Forum Tracks

To allow deeper discussions on the web of issues that housing create an impact on, APHF4 shall feature five (5) discussion tracks, namely:

  • Making Affordable Housing Finance Work
    This track focuses on filling the gap in affordable housing finance. It is estimated that only the wealthiest 25 to 30 percent of households in developing countries has access to mortgage finance for home purchase or improvement1. The low-income population relies on risky savings mechanisms, costly informal finance, scarce social housing schemes, or re-directing micro-enterprise loans to housing needs. These families constitute a huge market opportunity for financial service providers to offer a variety of products and services. Sessions will look at the constraints to developing this market and emerging solutions. Issues to be discussed include: how mortgage finance can reach lower income populations; how micro-lending can expand to larger, longer loans appropriate for home improvement; what additional products and services can encourage development of the affordable housing finance market; and the role of subsidy and government incentives.Wharton-Habitat Workshop on Housing Finance
  • Building Resilience to Disasters & Climate Change
    This track examines the efficacy of governments, businesses and NGOs in disaster response and in building disaster resilience in Asia Pacific. The sessions will look at recent cases to see what lessons can be drawn in terms of effective disaster response and resilience policy measures. It will look at government disaster risk response and reduction measures, private sector involvement, the roles of volunteers, and opportunities for more coordinated response from the three key groups in future disasters. The sessions will also evaluate how prepared countries are in mitigating and adapting to the impacts of climate change on housing.
  • Nurturing Shared Value and CSR Leadership in Addressing Poverty Housing Issues
    This track looks at the role of private sector in solving poverty housing issues such as health, education, access to clean water, sanitation, sustainable energy and adequate housing. Beyond addressing the needs of low-income families and communities, this track will explore successful models of private, public and people partnerships and how they elevate brands, build staff morale and support business objectives.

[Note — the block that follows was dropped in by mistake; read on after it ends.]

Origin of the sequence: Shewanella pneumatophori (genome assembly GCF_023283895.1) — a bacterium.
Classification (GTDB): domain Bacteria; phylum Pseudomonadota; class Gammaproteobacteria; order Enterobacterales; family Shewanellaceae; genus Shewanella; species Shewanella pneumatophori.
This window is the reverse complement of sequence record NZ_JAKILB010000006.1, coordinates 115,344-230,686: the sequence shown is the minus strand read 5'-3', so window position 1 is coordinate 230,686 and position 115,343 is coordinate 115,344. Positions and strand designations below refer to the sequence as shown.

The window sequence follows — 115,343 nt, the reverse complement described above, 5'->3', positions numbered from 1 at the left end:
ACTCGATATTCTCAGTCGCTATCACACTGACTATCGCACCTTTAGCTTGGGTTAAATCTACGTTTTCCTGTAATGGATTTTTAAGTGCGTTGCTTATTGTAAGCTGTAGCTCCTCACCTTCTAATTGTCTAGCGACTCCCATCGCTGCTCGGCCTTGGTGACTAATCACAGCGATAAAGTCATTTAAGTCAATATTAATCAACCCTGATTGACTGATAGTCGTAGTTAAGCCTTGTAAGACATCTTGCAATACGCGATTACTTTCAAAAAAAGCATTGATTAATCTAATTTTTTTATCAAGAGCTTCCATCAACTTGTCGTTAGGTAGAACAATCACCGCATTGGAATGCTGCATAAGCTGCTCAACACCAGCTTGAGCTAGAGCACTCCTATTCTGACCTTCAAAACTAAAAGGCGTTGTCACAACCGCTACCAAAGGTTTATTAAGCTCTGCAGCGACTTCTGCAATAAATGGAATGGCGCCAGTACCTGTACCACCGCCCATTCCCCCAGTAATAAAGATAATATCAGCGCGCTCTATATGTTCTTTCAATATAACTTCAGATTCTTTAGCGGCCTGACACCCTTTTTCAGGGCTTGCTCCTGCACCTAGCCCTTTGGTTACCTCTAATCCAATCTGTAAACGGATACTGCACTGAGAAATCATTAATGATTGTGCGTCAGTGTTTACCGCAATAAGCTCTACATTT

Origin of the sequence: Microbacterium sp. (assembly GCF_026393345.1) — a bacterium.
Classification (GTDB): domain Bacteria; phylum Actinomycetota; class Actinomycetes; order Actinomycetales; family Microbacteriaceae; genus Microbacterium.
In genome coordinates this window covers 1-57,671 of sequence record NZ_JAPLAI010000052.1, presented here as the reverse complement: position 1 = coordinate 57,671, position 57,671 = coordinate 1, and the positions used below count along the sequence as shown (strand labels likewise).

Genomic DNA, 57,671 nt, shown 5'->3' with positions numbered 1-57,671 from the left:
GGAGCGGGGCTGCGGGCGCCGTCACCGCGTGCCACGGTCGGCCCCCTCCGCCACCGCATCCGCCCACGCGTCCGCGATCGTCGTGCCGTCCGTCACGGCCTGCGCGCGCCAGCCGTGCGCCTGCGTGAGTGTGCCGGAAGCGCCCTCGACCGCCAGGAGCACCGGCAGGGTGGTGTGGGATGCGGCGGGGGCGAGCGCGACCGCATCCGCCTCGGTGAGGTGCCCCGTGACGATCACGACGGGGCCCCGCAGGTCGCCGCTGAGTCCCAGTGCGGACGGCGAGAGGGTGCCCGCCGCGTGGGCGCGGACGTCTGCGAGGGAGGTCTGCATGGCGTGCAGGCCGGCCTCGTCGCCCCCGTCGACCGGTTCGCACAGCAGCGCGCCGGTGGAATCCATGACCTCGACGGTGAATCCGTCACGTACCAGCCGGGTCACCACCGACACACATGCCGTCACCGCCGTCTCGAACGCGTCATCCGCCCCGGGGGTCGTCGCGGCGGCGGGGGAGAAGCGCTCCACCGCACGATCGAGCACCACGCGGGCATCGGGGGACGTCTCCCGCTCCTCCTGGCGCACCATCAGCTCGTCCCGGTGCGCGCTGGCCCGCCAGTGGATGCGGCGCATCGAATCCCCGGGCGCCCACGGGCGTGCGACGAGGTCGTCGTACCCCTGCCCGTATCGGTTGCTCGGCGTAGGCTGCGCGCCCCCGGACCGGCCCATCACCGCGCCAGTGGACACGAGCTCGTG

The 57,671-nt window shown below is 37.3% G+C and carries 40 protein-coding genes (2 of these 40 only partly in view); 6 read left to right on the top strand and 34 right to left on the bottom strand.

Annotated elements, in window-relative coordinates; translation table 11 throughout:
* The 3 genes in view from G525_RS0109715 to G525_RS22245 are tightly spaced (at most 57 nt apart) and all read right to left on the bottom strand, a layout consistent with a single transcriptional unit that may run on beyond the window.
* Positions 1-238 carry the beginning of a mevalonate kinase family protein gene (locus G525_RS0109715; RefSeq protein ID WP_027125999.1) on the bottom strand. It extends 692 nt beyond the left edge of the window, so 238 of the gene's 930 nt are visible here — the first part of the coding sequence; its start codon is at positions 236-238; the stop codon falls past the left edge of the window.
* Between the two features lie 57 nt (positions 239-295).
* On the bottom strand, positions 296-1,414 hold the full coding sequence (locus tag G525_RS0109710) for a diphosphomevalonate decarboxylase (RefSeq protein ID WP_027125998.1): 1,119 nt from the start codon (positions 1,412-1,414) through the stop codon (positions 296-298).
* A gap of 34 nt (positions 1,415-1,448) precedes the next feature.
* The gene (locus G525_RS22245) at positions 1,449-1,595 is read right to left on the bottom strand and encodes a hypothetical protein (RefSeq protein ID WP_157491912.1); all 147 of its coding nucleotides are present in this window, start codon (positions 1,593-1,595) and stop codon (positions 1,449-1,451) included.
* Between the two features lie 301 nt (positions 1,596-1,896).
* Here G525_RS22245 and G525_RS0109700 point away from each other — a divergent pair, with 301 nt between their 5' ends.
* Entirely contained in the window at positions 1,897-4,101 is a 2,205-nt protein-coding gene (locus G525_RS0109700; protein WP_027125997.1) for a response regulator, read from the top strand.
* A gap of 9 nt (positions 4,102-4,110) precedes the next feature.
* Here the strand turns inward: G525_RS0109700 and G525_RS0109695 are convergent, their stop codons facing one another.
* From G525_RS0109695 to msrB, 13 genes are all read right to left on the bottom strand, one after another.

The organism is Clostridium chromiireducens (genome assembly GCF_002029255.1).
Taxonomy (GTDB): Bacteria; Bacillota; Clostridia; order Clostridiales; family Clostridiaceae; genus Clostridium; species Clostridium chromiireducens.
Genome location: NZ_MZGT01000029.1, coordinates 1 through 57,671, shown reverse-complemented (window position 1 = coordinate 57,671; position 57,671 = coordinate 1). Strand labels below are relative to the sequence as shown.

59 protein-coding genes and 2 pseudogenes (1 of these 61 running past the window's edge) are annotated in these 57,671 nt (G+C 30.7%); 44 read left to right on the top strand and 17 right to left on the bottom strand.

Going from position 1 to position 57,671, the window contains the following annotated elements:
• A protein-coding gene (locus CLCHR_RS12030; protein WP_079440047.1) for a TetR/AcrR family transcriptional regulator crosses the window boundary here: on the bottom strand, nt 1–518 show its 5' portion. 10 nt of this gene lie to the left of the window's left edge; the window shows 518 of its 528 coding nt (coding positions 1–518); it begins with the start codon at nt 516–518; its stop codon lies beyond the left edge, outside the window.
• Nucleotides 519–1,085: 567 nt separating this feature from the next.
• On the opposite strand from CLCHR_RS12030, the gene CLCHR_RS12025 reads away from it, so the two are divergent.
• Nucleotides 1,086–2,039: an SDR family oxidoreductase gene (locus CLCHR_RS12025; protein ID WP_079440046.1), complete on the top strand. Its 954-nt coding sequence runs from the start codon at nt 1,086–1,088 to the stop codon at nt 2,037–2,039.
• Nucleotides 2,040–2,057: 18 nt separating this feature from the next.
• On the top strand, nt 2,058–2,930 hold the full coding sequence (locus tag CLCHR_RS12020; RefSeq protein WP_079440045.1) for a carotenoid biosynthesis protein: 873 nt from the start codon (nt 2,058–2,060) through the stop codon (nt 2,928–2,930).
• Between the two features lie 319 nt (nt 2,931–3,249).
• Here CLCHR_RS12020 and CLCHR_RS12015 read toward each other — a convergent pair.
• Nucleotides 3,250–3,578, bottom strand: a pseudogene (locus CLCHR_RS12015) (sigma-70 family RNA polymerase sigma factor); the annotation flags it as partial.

• Strengthening Housing Policy & Advocacy
    This track assesses the state of housing policy regulations and reforms in Asia Pacific and their impact on low-income families. It will also discuss current housing policy issues and trends, and opportunities for private sector participation. Advocacy and the role of civil society and development organizations in influencing housing policy will also be part of the conversation.
  • Adopting Sustainable Housing Solutions
    This track will examine how an understanding of the social, economic, cultural and environmental facets of housing can lead to relevant sustainable housing solutions. The session will look at a more holistic approach to housing solutions that include green and clean energy such as solar power and biomass for households; adequate basic infrastructure such as water supply, sanitation, waste management; health services; land security; green building processes and materials; among others. The vision of the session is to offer unique, client-friendly approaches that improve the effectiveness of sustainable housing interventions for low-income households.Track 5 on Sustainable Housing Solutions will feature workshops, demonstration sessions, and discussion fora.  On the first day, the Philippine Climate Change Commission will administer  a one-day training cum workshop session and hands-on exercises on natural resources assessment, vulnerability assessment, environment and natural resource accounting, adaptation measures, among others.  On the second day, the Asian Development Bank will bring in experts who will share their experiences and perspectives on mainstream approaches for scaling up household access to affordable, modern and clean energy among the region’s poor.

Please note that participation in these track sessions is open to all Forum registrants, but since seats are limited, early registration is encouraged.

1 Tibaijuka, Anna. 2009. Building Prosperity, Housing and Economic Development. London: Earthscan


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“When you are poor, you cannot think of the future because you face eviction. But once you have secure housing, you can start to think about your welfare and that of your community. Once your house is secure, you can do a lot of things.”

Sanong Roeysungnoen, Thai community leader